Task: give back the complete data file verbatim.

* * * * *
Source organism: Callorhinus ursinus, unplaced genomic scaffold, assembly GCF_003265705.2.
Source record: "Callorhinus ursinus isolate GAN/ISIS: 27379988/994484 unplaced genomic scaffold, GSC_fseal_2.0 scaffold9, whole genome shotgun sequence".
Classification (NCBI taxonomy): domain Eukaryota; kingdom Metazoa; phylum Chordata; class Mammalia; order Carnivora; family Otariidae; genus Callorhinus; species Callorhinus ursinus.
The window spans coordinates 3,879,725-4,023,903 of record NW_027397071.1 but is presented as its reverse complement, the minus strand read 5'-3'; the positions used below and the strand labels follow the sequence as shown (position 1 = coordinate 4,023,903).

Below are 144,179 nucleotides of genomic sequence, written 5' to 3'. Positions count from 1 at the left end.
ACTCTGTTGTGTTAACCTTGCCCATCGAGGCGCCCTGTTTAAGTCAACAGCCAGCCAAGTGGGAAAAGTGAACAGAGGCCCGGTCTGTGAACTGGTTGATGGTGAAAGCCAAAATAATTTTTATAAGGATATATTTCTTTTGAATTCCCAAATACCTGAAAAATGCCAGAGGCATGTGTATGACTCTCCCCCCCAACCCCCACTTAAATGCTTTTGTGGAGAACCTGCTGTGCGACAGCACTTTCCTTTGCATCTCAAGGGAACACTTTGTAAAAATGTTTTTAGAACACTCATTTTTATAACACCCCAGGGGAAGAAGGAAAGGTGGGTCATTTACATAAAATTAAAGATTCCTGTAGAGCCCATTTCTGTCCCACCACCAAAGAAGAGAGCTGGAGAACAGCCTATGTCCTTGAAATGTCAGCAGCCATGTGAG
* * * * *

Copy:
Source organism: Callorhinus ursinus, unplaced genomic scaffold, assembly GCF_003265705.2.
Source record: "Callorhinus ursinus isolate GAN/ISIS: 27379988/994484 unplaced genomic scaffold, GSC_fseal_2.0 scaffold9, whole genome shotgun sequence".
Classification (NCBI taxonomy): domain Eukaryota; kingdom Metazoa; phylum Chordata; class Mammalia; order Carnivora; family Otariidae; genus Callorhinus; species Callorhinus ursinus.
The window spans coordinates 3,879,725-4,023,903 of record NW_027397071.1 but is presented as its reverse complement, the minus strand read 5'-3'; the positions used below and the strand labels follow the sequence as shown (position 1 = coordinate 4,023,903).

Below are 144,179 nucleotides of genomic sequence, written 5' to 3'. Positions count from 1 at the left end.
ACTCTGTTGTGTTAACCTTGCCCATCGAGGCGCCCTGTTTAAGTCAACAGCCAGCCAAGTGGGAAAAGTGAACAGAGGCCCGGTCTGTGAACTGGTTGATGGTGAAAGCCAAAATAATTTTTATAAGGATATATTTCTTTTGAATTCCCAAATACCTGAAAAATGCCAGAGGCATGTGTATGACTCTCCCCCCCAACCCCCACTTAAATGCTTTTGTGGAGAACCTGCTGTGCGACAGCACTTTCCTTTGCATCTCAAGGGAACACTTTGTAAAAATGTTTTTAGAACACTCATTTTTATAACACCCCAGGGGAAGAAGGAAAGGTGGGTCATTTACATAAAATTAAAGATTCCTGTAGAGCCCATTTCTGTCCCACCACCAAAGAAGAGAGCTGGAGAACAGCCTATGTCCTTGAAATGTCAGCAGCCATGTGAG